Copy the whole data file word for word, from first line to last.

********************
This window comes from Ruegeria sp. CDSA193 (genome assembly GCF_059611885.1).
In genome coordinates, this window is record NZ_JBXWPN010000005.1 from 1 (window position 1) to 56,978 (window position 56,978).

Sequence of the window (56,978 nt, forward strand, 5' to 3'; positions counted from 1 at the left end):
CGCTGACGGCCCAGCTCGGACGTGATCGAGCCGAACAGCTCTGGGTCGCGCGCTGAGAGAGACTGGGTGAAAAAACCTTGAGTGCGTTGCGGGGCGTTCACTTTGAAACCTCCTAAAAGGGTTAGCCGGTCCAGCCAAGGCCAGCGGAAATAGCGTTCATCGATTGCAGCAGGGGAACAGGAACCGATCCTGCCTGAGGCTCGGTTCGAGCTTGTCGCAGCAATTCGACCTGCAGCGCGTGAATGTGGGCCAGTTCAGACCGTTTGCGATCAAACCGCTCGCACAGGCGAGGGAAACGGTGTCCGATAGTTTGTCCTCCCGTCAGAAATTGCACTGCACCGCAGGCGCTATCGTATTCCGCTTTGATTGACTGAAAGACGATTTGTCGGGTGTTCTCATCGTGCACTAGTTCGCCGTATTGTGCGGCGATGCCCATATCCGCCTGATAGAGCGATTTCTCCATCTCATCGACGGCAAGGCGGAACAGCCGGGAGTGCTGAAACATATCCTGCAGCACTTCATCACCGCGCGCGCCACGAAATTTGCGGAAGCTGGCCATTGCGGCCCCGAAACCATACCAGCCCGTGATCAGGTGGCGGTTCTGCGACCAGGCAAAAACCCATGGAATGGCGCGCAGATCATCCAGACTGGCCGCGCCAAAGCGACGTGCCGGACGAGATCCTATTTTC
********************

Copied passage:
This window comes from Ruegeria sp. CDSA193 (genome assembly GCF_059611885.1).
In genome coordinates, this window is record NZ_JBXWPN010000005.1 from 1 (window position 1) to 56,978 (window position 56,978).

Sequence of the window (56,978 nt, forward strand, 5' to 3'; positions counted from 1 at the left end):
CGCTGACGGCCCAGCTCGGACGTGATCGAGCCGAACAGCTCTGGGTCGCGCGCTGAGAGAGACTGGGTGAAAAAACCTTGAGTGCGTTGCGGGGCGTTCACTTTGAAACCTCCTAAAAGGGTTAGCCGGTCCAGCCAAGGCCAGCGGAAATAGCGTTCATCGATTGCAGCAGGGGAACAGGAACCGATCCTGCCTGAGGCTCGGTTCGAGCTTGTCGCAGCAATTCGACCTGCAGCGCGTGAATGTGGGCCAGTTCAGACCGTTTGCGATCAAACCGCTCGCACAGGCGAGGGAAACGGTGTCCGATAGTTTGTCCTCCCGTCAGAAATTGCACTGCACCGCAGGCGCTATCGTATTCCGCTTTGATTGACTGAAAGACGATTTGTCGGGTGTTCTCATCGTGCACTAGTTCGCCGTATTGTGCGGCGATGCCCATATCCGCCTGATAGAGCGATTTCTCCATCTCATCGACGGCAAGGCGGAACAGCCGGGAGTGCTGAAACATATCCTGCAGCACTTCATCACCGCGCGCGCCACGAAATTTGCGGAAGCTGGCCATTGCGGCCCCGAAACCATACCAGCCCGTGATCAGGTGGCGGTTCTGCGACCAGGCAAAAACCCATGGAATGGCGCGCAGATCATCCAGACTGGCCGCGCCAAAGCGACGTGCCGGACGAGATCCTATTTTC